Yes, i have been looking at them and i am saddened to see only one or two positive people with dyslexia posting. It is not my personal experience and there are numerous highly intelligent famous people with dylexia who are happy that they are dyslexic, however they are not happy with the education system. Did you watch the Henry Winkler link?

    Just because you cushion your bonkers opinion by blaming it on the education system, doesn't make your opinions any less nuts.

    Ok, here we have to disagree because i do not think it is bonkers at all, i really truely don't. And i am absolutely sure you can see they education system has made many mistakes in the past? Surely they were wrong to put dunce hats on people who found it hard to spell


    A couple analogies to help you undrstand.....

    A person can be fited with an artificial limb which will improve the quality fo their life somewhat, but it will not mean that the person is fixed.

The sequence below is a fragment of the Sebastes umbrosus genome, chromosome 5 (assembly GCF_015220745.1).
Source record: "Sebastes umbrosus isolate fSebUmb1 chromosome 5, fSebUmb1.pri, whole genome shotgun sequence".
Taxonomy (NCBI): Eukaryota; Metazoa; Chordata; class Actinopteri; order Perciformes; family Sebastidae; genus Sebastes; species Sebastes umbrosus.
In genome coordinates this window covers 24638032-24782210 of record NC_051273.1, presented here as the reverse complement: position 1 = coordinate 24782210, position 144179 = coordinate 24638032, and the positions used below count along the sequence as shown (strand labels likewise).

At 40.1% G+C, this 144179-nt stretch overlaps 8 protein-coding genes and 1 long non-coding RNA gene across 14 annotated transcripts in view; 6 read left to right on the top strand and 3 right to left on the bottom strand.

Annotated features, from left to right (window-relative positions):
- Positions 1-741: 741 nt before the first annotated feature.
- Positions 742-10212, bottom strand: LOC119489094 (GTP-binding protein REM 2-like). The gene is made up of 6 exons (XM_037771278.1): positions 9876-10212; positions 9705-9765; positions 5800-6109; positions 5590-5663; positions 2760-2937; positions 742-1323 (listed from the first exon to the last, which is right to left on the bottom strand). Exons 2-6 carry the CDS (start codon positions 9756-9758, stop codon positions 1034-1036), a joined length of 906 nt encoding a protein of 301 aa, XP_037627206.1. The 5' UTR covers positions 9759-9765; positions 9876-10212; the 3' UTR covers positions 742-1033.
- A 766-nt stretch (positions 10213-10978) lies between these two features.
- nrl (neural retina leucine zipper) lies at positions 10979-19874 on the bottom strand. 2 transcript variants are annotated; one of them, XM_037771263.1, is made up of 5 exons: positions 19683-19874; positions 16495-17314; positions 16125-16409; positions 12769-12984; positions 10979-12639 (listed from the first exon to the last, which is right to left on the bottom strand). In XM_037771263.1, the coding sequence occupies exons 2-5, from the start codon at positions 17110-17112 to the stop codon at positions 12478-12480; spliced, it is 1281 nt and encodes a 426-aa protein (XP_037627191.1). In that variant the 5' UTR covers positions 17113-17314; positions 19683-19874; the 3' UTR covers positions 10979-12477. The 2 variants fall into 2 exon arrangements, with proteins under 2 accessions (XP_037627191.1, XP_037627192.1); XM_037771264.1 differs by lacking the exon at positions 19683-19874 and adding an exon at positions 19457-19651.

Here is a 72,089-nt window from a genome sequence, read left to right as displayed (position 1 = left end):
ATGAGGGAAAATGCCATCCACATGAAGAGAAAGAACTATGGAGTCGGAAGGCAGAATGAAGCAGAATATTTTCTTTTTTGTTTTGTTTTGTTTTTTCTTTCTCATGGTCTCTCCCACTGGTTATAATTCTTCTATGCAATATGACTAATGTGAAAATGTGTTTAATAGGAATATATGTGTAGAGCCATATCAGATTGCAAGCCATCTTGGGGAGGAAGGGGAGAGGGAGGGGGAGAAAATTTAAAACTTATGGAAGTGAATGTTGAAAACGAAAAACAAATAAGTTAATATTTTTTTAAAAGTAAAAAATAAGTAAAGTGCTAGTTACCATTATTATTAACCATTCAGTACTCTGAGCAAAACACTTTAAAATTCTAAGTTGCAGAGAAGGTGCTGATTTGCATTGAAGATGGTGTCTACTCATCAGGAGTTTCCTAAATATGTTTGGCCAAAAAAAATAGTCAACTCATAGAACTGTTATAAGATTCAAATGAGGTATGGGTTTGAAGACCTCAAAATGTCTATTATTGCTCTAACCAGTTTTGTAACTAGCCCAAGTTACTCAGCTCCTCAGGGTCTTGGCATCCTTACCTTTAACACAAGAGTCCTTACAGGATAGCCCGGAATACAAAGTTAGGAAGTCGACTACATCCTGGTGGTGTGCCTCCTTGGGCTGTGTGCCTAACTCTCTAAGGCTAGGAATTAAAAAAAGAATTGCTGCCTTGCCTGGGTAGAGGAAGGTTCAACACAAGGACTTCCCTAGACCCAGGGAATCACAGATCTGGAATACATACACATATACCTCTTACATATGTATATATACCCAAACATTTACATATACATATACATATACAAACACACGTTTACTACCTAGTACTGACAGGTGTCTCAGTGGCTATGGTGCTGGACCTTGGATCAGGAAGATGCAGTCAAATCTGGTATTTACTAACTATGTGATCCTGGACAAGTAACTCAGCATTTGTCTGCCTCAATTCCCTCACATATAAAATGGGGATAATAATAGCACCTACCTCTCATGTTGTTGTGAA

Again we will have to agree to disagree because i do not see it this way at all. I don't see dyslexia as something that needs fixing or something that is innately missing.

    Education to a dyslexic will help but not fix.... When I get employed I always front out I'm dyslexic, and a fair few employers try and sweep it under the carpet as "the spell checker sorts these things out", so I reeducate them that it wont. I can spell words correctly and they are the wrong words, I can sometimes miss bit of sentences (usually when distracted or something like that).
    I agree that a spell checker will not sort out spelling for someone with dyslexia, indeed a lot of the time it does not help me spell either although it can be handy (for me) in some respects. Can i ask you what programs you did at school in relation to dyslexia?

    P.s I'd be grateful if you could stop the personal insults.
    "We knew he was someone who had a tragic flaw, that's where his greatness came from"

  5. #105
    Let me count the ways Betty Blue's Avatar